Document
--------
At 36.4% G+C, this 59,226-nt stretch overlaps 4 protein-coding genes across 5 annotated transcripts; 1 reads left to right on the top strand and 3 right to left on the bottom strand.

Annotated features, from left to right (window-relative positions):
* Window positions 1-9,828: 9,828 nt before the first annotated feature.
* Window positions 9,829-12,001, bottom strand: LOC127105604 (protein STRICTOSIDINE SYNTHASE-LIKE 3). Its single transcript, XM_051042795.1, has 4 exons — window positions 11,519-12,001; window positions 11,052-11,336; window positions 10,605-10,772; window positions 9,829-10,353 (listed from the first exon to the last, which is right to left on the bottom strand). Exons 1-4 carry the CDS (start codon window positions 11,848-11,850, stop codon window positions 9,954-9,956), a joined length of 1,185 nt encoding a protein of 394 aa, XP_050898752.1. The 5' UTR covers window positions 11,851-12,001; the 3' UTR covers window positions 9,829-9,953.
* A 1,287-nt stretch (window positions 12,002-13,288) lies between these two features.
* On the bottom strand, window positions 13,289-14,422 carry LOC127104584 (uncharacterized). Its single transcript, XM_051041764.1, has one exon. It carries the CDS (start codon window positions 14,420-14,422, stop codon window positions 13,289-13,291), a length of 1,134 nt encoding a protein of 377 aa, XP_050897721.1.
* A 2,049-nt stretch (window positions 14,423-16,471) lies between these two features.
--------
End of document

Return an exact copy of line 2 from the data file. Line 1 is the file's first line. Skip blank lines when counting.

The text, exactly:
Annotated features, from left to right (window-relative positions):